With apologies to Mark Twain for the mangling of his famous quote, fans of specific performance may be cheered by the very recent decision of the Court of Appeal in Maraschiello v. Shellrock Developments Ltd.
For the uninitiated, specific performance is an Order granted by a Court requiring the party in breach of obligations under a contract to perform those obligations.
In this case, the plaintiffs sold their farm, where they had lived and worked since 1978, to Shellrock. The terms of the agreement included an obligation on Shellrock to use best efforts within 12 months after the May 2004 closing date to obtain a severance of a 1 acre parcel of the property on which the plaintiffs’ house was located. The intention was that the plaintiffs would continue to own and live in their house.
Shellrock failed to obtain the severance and the plaintiffs sued for specific performance, alleging that Shellrock had failed to use best efforts to obtain the severance. The plaintiffs maintained that had Shellrock made best efforts, or in fact any reasonable effort, it is very likely that severance would have been obtained.
Shellrock defended by saying that it had made reasonable efforts and that in any event, specific performance should not have been awarded.
After an 8 day trial, the judge found in favour of the plaintiffs and ordered specific performance.
On appeal, the Court of Appeal observed that according to the minutes kept by the Committee of Adjustments, the consultant who had prepared the severance application and represented Shellrock at the Committee of Adjustment hearing had informed the Committee that:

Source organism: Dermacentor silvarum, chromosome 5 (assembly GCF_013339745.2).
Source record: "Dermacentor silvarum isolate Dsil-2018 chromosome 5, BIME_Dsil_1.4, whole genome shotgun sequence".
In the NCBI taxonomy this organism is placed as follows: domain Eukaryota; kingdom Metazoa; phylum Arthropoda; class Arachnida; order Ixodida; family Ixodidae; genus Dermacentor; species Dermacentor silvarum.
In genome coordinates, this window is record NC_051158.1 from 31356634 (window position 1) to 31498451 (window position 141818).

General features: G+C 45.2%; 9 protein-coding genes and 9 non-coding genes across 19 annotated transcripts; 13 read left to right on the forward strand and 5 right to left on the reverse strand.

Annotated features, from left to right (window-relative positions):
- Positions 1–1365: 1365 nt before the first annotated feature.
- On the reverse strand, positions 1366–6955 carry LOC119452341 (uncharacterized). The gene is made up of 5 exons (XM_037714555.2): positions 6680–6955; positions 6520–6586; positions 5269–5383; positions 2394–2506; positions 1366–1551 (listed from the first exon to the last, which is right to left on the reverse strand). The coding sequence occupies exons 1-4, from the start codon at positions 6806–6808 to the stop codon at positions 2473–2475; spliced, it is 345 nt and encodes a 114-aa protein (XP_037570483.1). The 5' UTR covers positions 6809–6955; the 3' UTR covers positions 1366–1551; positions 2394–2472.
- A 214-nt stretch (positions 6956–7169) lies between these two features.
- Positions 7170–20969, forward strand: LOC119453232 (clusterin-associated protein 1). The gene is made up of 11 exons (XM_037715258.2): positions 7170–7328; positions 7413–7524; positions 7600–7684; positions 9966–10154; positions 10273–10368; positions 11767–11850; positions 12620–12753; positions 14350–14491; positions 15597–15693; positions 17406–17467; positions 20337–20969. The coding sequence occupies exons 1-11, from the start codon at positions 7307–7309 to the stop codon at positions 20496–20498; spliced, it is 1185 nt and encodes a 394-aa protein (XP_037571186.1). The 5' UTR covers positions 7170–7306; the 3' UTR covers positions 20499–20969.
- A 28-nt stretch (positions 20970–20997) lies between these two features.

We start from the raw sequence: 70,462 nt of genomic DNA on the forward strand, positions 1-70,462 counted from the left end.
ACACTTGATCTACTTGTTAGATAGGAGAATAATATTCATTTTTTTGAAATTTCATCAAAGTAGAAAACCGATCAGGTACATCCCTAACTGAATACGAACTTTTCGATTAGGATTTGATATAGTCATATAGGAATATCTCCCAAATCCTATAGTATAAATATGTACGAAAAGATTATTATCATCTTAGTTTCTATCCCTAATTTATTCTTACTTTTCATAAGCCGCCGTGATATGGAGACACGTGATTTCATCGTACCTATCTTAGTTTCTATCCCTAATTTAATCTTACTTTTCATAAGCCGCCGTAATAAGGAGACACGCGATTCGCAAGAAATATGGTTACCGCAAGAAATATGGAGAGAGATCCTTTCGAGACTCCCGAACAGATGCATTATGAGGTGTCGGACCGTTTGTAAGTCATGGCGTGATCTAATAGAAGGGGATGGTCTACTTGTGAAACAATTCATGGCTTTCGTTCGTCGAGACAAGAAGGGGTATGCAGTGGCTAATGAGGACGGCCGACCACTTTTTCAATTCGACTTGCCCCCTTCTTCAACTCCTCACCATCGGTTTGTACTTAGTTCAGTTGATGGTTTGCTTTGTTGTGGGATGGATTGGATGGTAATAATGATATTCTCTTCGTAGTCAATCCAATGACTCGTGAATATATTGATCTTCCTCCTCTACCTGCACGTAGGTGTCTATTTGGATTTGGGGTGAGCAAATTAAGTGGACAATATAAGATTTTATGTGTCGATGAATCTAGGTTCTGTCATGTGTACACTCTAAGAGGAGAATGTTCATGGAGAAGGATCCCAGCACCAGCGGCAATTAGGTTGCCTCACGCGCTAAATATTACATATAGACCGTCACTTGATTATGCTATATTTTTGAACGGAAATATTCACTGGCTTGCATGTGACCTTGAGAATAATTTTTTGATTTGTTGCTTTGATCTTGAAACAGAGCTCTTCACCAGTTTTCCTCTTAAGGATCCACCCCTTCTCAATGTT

(a) the only reason Shellrock was applying for severance was to meet its legal obligations to the plaintiff;
(b) he agreed with the municipal staff’s recommended refusal of the application because the proposal did not meet the Town’s official plan or zoning by-law; and
(c) he agreed that the consent application was not an example of good planning.
The consultant testified at trial and denied having said these things but the trial judge did not believe the consultant and neither did the Court of Appeal. The Court of Appeal’s summary comment was simply that Shellrock’s conduct “was far removed from a ‘best efforts’ attempt to obtain a severance; indeed these minutes appear to document a ‘worst efforts’ attempt”.
On the question of specific performance, the Court of Appeal agreed with the trial judge that the 1 acre block had been created, from the plaintiffs’ perspective, to preserve their rights including the right to specific performance. The Court of Appeal also agreed that in this particular case, damages would not be an adequate remedy. In fact, it was hard for the Court to imagine a more unique property. The property had been the plaintiffs’ home since 1978. They had worked the property as a farm for decades and in 1989 built a golf course on part of it. They wanted to stay on the property and be part of whatever subdivision was built. They did not want to stand in Shellrock’s way and simply wanted their home to remain among the new development.
As a result, the Court of Appeal accepted that specific performance was an entirely reasonable remedy.
The trend in the case law for many years has been to diminish the availability of specific performance as a remedy. It appears to be extremely difficult for developers to obtain this type of remedy at this point and only slightly less difficult for homeowners or home purchasers. This was a very unusual case but it did give the Court an opportunity to confirm that specific performance remains available in at least some circumstances.